This separation of the races soon became accepted as natural.  As I’m learning from oral history interviewees with those who once opposed integration, segregation structures and practices were a part of social conditioning.  For my first interviewee, Mr. Andrews, in the Oral History Project Reconciling with the Past:  The Legacy of Segregation, the structures of segregation were foremost in his memory.  Drawing on a song in the South Pacific musical, he stated: “You’ve got to be Carefully Taught.” While Mr. Andrews’ experience is his own, he describes a rather typical Southern society that sent a very clear message to its children: “Blacks and whites, we were not supposed to socially mingle.”  He elaborated: “They went to their own restaurants.  We went to ours.  You weren’t suppose to drink from the same water fountain as a black person.  I remember going to the train station in Tuskegee to take the train to Washington.  We had a black waiting room, [or as known then a] ‘colored’ waiting room, and a white waiting room.  You couldn’t sit together in a train station.  I remember going to the doctor’s office.  The blacks waited to see the doctor in a different room than where I sat.”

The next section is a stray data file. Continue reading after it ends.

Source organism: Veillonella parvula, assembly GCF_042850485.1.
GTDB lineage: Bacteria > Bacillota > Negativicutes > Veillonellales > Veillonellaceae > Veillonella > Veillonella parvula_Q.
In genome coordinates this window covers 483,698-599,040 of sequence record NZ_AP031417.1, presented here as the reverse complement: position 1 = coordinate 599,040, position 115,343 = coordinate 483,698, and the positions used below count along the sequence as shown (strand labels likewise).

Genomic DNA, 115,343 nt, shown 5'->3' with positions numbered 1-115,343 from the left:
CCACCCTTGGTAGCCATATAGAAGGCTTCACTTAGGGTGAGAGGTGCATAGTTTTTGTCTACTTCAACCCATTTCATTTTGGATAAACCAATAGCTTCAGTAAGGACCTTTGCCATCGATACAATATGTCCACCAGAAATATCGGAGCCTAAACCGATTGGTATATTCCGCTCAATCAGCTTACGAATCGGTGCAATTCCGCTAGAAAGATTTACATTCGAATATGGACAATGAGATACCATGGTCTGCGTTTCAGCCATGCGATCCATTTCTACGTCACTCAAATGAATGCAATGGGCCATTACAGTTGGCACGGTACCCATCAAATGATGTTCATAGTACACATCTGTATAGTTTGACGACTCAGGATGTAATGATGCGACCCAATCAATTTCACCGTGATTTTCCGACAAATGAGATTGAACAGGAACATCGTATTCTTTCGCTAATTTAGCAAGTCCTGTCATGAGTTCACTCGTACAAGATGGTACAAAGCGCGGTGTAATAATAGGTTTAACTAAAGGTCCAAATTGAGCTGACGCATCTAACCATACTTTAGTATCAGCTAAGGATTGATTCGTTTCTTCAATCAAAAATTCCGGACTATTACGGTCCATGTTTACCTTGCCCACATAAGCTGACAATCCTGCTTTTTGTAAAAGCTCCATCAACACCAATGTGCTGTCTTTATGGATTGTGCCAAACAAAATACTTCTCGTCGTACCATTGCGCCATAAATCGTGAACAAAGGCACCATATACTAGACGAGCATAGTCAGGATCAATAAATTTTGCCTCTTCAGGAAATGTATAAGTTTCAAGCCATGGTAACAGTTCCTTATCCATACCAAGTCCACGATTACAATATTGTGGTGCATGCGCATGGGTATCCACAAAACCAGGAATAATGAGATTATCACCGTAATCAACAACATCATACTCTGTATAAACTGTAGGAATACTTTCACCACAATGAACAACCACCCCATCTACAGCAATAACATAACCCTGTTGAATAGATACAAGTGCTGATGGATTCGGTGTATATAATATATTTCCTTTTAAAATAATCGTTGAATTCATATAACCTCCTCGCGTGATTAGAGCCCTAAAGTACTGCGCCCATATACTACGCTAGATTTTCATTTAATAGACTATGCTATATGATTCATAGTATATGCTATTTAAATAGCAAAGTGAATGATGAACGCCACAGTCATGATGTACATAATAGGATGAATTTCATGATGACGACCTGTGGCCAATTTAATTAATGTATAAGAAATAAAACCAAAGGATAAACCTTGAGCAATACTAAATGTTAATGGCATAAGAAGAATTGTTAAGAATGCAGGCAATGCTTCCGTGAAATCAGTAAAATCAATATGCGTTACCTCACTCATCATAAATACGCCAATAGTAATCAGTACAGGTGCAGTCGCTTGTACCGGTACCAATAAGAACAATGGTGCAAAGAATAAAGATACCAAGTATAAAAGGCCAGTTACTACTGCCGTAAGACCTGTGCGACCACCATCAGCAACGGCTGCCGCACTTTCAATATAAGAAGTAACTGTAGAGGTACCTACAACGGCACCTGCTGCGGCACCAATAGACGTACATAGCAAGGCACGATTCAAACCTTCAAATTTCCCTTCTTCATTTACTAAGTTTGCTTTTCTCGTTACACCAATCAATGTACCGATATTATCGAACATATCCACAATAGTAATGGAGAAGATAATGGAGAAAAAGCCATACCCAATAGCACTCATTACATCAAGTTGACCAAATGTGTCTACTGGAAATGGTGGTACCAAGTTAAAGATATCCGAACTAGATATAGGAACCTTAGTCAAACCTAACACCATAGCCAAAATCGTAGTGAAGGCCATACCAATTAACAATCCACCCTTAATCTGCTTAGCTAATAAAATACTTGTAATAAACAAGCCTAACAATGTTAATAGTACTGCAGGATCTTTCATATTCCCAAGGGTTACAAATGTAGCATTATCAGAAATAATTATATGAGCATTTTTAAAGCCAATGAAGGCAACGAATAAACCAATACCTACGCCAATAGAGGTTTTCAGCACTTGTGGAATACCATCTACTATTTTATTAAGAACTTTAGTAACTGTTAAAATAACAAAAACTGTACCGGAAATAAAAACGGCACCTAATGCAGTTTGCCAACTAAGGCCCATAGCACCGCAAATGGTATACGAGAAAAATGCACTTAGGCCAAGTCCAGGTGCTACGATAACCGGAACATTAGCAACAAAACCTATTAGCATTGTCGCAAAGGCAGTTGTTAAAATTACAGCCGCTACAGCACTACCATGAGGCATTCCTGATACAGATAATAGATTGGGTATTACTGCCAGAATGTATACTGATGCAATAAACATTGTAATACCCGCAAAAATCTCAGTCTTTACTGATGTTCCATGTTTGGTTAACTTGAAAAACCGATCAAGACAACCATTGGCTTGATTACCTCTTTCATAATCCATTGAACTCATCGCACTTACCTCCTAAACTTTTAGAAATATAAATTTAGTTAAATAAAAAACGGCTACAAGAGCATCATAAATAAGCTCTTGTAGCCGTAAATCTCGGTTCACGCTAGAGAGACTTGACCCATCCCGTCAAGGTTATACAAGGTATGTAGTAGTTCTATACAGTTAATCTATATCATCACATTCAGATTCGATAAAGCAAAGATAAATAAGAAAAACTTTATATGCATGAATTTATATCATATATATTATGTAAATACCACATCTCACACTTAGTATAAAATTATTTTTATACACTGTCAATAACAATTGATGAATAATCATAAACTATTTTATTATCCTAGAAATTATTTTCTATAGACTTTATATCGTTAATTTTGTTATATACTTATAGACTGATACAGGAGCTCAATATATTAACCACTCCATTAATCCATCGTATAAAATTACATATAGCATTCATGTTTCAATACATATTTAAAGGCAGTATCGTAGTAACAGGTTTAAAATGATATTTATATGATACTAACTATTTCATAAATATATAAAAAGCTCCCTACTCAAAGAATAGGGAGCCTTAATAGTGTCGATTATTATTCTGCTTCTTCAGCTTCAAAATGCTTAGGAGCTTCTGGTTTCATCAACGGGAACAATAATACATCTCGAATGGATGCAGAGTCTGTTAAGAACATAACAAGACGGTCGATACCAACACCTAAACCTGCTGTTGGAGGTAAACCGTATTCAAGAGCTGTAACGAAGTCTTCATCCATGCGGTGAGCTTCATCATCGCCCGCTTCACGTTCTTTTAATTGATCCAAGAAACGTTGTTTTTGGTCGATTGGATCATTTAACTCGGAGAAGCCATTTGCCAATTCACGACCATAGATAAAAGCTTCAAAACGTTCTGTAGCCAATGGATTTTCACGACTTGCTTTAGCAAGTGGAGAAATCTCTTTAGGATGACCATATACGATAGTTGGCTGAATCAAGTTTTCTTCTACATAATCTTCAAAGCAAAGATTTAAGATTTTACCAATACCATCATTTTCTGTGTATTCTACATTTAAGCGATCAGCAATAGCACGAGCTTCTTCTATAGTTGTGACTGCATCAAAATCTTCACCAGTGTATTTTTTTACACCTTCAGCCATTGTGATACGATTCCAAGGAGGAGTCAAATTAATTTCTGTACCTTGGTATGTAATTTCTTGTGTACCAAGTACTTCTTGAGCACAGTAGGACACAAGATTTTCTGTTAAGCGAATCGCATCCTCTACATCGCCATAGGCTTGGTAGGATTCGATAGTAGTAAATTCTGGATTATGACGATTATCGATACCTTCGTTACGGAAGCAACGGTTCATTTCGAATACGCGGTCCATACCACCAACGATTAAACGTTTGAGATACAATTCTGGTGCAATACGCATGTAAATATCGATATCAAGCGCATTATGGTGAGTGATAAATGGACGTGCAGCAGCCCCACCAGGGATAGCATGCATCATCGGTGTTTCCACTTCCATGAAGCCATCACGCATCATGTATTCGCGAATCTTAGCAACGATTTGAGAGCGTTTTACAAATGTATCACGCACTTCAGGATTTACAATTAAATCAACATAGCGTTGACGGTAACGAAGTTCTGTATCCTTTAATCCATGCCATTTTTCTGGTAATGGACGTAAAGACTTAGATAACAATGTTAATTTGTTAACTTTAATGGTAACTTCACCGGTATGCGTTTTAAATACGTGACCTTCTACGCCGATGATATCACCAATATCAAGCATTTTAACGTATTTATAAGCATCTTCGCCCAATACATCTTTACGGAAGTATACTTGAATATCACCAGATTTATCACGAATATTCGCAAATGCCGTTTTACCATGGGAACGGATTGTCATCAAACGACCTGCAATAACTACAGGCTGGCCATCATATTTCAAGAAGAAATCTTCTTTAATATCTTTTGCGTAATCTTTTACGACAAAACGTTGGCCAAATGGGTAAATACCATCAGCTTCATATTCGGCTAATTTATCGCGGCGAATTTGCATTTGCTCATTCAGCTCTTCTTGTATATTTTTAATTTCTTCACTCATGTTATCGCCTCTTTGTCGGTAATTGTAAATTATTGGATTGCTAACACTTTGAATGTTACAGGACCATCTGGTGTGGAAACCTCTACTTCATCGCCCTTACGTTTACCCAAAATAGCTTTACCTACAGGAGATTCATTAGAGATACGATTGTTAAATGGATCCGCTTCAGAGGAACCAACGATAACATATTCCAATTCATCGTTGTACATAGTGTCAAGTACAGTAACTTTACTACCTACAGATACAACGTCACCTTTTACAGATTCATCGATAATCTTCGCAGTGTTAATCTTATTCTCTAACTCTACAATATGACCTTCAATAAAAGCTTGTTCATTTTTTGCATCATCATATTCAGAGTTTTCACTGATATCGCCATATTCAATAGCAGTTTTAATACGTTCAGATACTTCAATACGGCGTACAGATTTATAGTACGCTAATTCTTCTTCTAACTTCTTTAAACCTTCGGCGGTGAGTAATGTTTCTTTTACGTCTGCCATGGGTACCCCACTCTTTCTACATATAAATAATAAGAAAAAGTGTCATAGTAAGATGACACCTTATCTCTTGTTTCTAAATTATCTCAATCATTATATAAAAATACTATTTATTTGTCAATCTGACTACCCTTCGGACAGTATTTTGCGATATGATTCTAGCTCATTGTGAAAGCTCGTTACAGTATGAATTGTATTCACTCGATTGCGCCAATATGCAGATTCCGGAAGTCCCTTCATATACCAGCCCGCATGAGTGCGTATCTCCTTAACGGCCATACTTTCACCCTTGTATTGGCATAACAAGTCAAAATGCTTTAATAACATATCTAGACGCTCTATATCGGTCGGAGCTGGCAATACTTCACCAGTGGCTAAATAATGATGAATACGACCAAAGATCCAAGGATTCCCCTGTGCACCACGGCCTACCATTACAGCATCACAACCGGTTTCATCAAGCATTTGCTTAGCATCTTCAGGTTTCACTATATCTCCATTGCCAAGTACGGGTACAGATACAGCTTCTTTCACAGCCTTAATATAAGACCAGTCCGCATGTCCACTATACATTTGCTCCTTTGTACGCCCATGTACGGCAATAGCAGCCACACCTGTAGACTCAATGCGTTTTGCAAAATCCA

The memories of Mrs. Evelyn Ray Dauphin, who sat for an interview last month, revealed how insidiously the system secured its existence.  Like Mr. Andrews, as a child she saw the institution of segregation as a matter of fact:   “Other than being glad that I was white instead of black, I don’t have too many memories of racial instance because it wasn’t something that we thought about.  It was just, that was the way things were.”  She makes this last point clear in her remembrance of a childhood playmate, Katy-Lou.  Katy-Lou was the daughter of the black sharecropper family who worked on the Ray farm.